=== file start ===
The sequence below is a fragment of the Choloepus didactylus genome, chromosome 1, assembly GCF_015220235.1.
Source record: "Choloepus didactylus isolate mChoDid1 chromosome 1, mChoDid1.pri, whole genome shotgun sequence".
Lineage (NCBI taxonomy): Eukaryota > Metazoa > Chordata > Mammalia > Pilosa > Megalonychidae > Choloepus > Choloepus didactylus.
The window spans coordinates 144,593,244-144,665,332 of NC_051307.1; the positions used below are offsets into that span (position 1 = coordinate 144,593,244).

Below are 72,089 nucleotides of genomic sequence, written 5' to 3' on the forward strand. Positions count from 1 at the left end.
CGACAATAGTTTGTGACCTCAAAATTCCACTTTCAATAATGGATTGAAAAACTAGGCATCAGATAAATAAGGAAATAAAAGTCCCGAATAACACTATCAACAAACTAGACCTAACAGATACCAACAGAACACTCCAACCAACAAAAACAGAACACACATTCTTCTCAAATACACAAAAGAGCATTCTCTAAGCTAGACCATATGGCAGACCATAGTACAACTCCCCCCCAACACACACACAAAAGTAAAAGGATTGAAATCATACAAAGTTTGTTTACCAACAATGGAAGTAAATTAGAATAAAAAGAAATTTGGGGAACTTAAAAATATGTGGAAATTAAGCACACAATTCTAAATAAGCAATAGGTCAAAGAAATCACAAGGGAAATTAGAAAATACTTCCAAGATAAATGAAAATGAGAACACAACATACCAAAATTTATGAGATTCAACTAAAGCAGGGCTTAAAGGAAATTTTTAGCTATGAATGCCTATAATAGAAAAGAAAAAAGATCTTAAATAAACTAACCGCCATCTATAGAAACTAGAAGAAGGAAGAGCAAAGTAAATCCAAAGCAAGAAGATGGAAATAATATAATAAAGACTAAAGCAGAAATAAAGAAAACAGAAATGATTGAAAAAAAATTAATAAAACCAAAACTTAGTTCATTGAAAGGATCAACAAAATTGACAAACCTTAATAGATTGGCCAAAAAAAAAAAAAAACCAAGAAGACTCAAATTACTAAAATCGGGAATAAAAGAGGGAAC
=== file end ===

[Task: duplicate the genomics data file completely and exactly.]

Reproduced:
The sequence below is a fragment of the Choloepus didactylus genome, chromosome 1, assembly GCF_015220235.1.
Source record: "Choloepus didactylus isolate mChoDid1 chromosome 1, mChoDid1.pri, whole genome shotgun sequence".
Lineage (NCBI taxonomy): Eukaryota > Metazoa > Chordata > Mammalia > Pilosa > Megalonychidae > Choloepus > Choloepus didactylus.
The window spans coordinates 144,593,244-144,665,332 of NC_051307.1; the positions used below are offsets into that span (position 1 = coordinate 144,593,244).

Below are 72,089 nucleotides of genomic sequence, written 5' to 3' on the forward strand. Positions count from 1 at the left end.
CGACAATAGTTTGTGACCTCAAAATTCCACTTTCAATAATGGATTGAAAAACTAGGCATCAGATAAATAAGGAAATAAAAGTCCCGAATAACACTATCAACAAACTAGACCTAACAGATACCAACAGAACACTCCAACCAACAAAAACAGAACACACATTCTTCTCAAATACACAAAAGAGCATTCTCTAAGCTAGACCATATGGCAGACCATAGTACAACTCCCCCCCAACACACACACAAAAGTAAAAGGATTGAAATCATACAAAGTTTGTTTACCAACAATGGAAGTAAATTAGAATAAAAAGAAATTTGGGGAACTTAAAAATATGTGGAAATTAAGCACACAATTCTAAATAAGCAATAGGTCAAAGAAATCACAAGGGAAATTAGAAAATACTTCCAAGATAAATGAAAATGAGAACACAACATACCAAAATTTATGAGATTCAACTAAAGCAGGGCTTAAAGGAAATTTTTAGCTATGAATGCCTATAATAGAAAAGAAAAAAGATCTTAAATAAACTAACCGCCATCTATAGAAACTAGAAGAAGGAAGAGCAAAGTAAATCCAAAGCAAGAAGATGGAAATAATATAATAAAGACTAAAGCAGAAATAAAGAAAACAGAAATGATTGAAAAAAAATTAATAAAACCAAAACTTAGTTCATTGAAAGGATCAACAAAATTGACAAACCTTAATAGATTGGCCAAAAAAAAAAAAAAACCAAGAAGACTCAAATTACTAAAATCGGGAATAAAAGAGGGAAC